A user of the Klein Ramseyer Bainbridge casebook recently sent along this question:
I've been using your text for years now and in teaching Paramount v. Time today, it occurred to me - what standing did Paramount have?The decision talks about the Shareholder claims which sought to invoke Revlon duties, and then the Paramount claims which sought to invoke Unocal duties.It was not clear from the decision however that Paramount was even a shareholder.
Starting with the general issue of bidder qua bidder standing, there is surprisingly little law on this subject. Let's start with a 1988 Business Lawyer article (vol. 53, pp 767) by Travis Laster (who now, of course, is a Vice Chancellor on the Delaware Chancery Court). Back then my fellow UVa law alum Laster (he was ten years after me in the Class of 1995) argued that Delaware courts had developed "sub silentio a pragmatic approach to standing that permits potential acquirors to raise breach of fiduciary duty claims where resolution of the dispute is supported by other factors, such as the presence of target-stockholder plaintiffs raising the same or similar claims, the amount of resources already expended on the case, and the alignment of the bidder's interests with the interests of the stockholders." J. Travis Laster, The Line Item Veto and Unocal: Can A Bidder Qua Bidder Pursue Unocal Claims Against A Target Corporation's Board of Director's, 53 Bus. Law. 767, 768 (1998). He contended the courts thus recognized that, "in some cases, a potential acquiror's Unocal action should proceed whether or not the potential acquiror is a stockholder." Id. at 796. According to VC Laster, this "framework thus enables the Delaware Court of Chancery to decide litigable Unocal cases on public interest grounds, while allowing the court to avoid on a combination of standing and public policy grounds those cases where resolution of a potential acquiror's Unocal or Revlon claim is inappropriate." Id. I recommend reading it for its careful analysis of the doctrinal and policy issues.
In the infamous Omnicare litigation, however, then VC Stephen Lamb rejected bidder qua bidder standing:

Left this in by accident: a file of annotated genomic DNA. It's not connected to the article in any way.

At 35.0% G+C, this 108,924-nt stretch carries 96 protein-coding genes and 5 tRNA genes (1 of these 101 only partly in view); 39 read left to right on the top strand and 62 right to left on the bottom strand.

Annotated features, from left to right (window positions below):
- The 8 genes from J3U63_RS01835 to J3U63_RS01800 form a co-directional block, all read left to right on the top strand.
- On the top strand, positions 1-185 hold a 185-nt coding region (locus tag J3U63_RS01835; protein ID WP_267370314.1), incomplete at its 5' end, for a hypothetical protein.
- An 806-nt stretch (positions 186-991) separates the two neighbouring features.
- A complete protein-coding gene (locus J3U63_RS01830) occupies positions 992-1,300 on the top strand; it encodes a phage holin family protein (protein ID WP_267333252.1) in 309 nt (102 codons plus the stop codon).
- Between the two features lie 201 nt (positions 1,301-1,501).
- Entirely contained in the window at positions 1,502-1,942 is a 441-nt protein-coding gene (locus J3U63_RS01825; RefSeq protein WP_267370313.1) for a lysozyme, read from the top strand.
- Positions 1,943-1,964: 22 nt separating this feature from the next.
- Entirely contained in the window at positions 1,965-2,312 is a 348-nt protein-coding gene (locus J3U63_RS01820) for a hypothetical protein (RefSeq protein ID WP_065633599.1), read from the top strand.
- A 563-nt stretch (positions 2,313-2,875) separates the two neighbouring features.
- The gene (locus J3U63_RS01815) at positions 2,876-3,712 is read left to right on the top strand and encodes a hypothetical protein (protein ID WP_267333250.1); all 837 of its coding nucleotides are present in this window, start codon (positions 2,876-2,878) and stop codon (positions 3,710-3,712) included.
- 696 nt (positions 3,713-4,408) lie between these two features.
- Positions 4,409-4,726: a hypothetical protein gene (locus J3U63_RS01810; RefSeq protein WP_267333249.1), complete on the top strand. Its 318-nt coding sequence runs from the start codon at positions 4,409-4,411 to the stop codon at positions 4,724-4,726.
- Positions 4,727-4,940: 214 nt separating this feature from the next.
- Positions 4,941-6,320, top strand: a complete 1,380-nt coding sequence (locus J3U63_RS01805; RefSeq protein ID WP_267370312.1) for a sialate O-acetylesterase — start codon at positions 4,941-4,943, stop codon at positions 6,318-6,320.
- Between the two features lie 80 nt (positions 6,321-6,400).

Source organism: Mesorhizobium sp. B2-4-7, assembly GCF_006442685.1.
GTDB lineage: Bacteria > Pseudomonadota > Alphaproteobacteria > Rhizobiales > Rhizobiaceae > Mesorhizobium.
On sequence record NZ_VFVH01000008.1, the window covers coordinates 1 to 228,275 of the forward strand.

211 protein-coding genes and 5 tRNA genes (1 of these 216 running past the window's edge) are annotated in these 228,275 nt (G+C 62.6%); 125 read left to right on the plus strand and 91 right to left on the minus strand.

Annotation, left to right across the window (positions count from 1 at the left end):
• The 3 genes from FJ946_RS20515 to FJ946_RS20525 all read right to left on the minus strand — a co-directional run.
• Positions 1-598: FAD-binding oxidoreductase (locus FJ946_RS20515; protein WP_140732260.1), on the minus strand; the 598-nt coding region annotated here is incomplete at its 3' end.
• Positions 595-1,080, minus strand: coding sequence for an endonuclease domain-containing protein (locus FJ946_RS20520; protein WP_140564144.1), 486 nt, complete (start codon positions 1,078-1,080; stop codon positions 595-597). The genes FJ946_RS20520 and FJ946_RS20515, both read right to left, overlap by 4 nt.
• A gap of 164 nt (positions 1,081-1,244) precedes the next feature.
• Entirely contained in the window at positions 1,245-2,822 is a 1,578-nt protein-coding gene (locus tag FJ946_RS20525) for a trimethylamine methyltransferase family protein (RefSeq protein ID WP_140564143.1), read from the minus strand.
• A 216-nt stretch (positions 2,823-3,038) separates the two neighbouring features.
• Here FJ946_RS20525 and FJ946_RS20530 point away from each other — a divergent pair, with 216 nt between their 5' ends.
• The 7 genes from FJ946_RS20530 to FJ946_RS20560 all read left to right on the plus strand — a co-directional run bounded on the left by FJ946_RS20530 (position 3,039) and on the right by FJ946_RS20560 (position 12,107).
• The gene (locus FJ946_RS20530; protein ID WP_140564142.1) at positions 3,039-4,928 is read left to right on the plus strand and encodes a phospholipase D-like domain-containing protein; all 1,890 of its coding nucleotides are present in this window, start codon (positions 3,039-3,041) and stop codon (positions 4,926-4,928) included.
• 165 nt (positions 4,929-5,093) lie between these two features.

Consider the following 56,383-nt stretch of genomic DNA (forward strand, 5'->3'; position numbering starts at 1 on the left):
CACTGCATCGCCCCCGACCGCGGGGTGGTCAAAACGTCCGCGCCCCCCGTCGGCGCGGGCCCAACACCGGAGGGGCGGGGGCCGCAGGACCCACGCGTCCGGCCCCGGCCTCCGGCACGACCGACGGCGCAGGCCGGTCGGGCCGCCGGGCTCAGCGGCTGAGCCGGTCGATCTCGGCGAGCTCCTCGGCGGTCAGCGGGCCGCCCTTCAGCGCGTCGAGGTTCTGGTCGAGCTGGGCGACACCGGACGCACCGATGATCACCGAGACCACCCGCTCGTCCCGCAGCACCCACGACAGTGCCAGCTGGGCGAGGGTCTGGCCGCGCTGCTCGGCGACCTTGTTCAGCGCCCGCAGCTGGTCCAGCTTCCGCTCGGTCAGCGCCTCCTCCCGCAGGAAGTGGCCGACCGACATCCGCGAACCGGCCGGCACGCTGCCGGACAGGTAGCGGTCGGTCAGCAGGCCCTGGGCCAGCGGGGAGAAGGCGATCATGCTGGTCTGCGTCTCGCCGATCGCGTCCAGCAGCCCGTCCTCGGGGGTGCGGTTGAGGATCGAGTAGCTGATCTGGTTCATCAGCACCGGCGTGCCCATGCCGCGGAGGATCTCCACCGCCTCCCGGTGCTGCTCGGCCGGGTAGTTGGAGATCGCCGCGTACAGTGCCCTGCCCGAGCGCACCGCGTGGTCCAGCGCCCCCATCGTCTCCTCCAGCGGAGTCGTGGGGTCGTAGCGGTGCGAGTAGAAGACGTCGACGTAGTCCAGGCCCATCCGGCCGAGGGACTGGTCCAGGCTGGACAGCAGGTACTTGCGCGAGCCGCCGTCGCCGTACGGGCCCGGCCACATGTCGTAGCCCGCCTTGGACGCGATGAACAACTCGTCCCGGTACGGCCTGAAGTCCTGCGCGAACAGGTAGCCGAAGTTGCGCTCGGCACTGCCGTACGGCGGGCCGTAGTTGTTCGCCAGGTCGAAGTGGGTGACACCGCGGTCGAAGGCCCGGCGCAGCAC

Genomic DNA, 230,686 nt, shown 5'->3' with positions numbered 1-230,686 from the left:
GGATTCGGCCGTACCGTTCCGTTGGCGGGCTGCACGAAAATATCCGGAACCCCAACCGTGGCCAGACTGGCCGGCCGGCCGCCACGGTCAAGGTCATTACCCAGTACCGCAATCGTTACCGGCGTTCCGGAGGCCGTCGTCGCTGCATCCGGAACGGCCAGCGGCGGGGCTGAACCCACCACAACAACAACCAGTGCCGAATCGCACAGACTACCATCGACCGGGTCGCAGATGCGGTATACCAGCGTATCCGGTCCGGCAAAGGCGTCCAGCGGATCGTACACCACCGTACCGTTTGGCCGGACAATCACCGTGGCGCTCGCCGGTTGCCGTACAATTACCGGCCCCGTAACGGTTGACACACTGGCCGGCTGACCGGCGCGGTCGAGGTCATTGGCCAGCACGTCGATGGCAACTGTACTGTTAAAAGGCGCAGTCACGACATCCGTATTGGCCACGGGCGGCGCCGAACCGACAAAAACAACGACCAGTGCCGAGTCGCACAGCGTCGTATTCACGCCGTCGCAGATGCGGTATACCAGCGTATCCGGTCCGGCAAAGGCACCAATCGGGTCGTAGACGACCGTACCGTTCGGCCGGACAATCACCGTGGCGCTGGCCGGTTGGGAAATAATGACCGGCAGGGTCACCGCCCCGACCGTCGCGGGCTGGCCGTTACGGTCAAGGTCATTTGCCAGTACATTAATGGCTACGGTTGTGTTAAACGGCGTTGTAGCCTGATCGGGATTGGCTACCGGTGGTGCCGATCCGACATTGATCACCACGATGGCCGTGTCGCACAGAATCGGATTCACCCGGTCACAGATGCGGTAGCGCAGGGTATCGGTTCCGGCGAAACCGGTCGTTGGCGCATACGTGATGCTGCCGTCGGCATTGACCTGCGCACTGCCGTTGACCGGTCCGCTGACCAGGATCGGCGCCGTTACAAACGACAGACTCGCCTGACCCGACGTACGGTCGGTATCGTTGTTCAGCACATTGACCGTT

Omnicare suggests that it nonetheless should be accorded standing to pursue these claims because it is making a bona fide bid for control of NCS. Omnicare argues that the policy limiting the right to initiate litigation relating to the internal affairs of a Delaware corporation to those who were participants in the corporate enterprise at the time of the alleged misconduct is designed to prevent “strike suits” and should not prevent a person such as Omnicare, which has a substantial and legitimate interest in the outcome of the litigation, from filing or prosecuting its suit. Instead, Omnicare urges the court to adopt a policy-based approach and allow standing for bidders without regard to their stock ownership in breach of fiduciary duty cases if failure to do so would disserve the interests of the parties, the stockholders, and the public.20 For the reasons that are briefly discussed hereinafter, the court is unwilling to extend the law in this fashion.... Omnicare is unable to cite any case holding that a bidder that did not own shares at the time of the alleged breach of fiduciary duty by the target board nonetheless had standing to sue. ...... Delaware courts have shown considerable latitude in entertaining fiduciary duty litigation brought by stockholders who are also themselves bidders for control. The only consistent limitation placed on those persons is that they also be stockholders at all relevant times and, thus, among those to whom a duty was owed, even if they only own one share.